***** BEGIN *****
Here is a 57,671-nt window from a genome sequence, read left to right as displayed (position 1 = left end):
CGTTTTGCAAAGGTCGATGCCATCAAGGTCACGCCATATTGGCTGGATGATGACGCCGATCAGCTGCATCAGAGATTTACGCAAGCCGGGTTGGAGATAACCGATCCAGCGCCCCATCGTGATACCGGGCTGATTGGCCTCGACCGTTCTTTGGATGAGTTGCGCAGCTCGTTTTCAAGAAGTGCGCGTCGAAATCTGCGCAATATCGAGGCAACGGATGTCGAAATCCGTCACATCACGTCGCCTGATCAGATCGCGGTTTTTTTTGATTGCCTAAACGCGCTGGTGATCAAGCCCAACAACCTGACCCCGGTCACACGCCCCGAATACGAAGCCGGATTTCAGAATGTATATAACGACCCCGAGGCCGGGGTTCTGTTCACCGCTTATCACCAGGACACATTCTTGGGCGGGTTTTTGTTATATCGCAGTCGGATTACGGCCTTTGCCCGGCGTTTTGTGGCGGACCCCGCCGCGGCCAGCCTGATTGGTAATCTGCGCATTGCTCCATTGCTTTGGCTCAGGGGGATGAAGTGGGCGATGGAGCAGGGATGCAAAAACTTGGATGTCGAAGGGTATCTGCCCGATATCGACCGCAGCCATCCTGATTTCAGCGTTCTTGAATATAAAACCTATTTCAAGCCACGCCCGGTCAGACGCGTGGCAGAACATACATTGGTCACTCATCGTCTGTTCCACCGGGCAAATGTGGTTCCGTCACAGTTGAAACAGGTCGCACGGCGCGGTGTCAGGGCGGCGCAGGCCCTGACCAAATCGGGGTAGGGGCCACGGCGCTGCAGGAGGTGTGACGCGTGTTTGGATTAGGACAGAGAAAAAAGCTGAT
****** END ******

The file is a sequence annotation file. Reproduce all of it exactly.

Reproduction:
Here is a 57,671-nt window from a genome sequence, read left to right as displayed (position 1 = left end):
CGTTTTGCAAAGGTCGATGCCATCAAGGTCACGCCATATTGGCTGGATGATGACGCCGATCAGCTGCATCAGAGATTTACGCAAGCCGGGTTGGAGATAACCGATCCAGCGCCCCATCGTGATACCGGGCTGATTGGCCTCGACCGTTCTTTGGATGAGTTGCGCAGCTCGTTTTCAAGAAGTGCGCGTCGAAATCTGCGCAATATCGAGGCAACGGATGTCGAAATCCGTCACATCACGTCGCCTGATCAGATCGCGGTTTTTTTTGATTGCCTAAACGCGCTGGTGATCAAGCCCAACAACCTGACCCCGGTCACACGCCCCGAATACGAAGCCGGATTTCAGAATGTATATAACGACCCCGAGGCCGGGGTTCTGTTCACCGCTTATCACCAGGACACATTCTTGGGCGGGTTTTTGTTATATCGCAGTCGGATTACGGCCTTTGCCCGGCGTTTTGTGGCGGACCCCGCCGCGGCCAGCCTGATTGGTAATCTGCGCATTGCTCCATTGCTTTGGCTCAGGGGGATGAAGTGGGCGATGGAGCAGGGATGCAAAAACTTGGATGTCGAAGGGTATCTGCCCGATATCGACCGCAGCCATCCTGATTTCAGCGTTCTTGAATATAAAACCTATTTCAAGCCACGCCCGGTCAGACGCGTGGCAGAACATACATTGGTCACTCATCGTCTGTTCCACCGGGCAAATGTGGTTCCGTCACAGTTGAAACAGGTCGCACGGCGCGGTGTCAGGGCGGCGCAGGCCCTGACCAAATCGGGGTAGGGGCCACGGCGCTGCAGGAGGTGTGACGCGTGTTTGGATTAGGACAGAGAAAAAAGCTGAT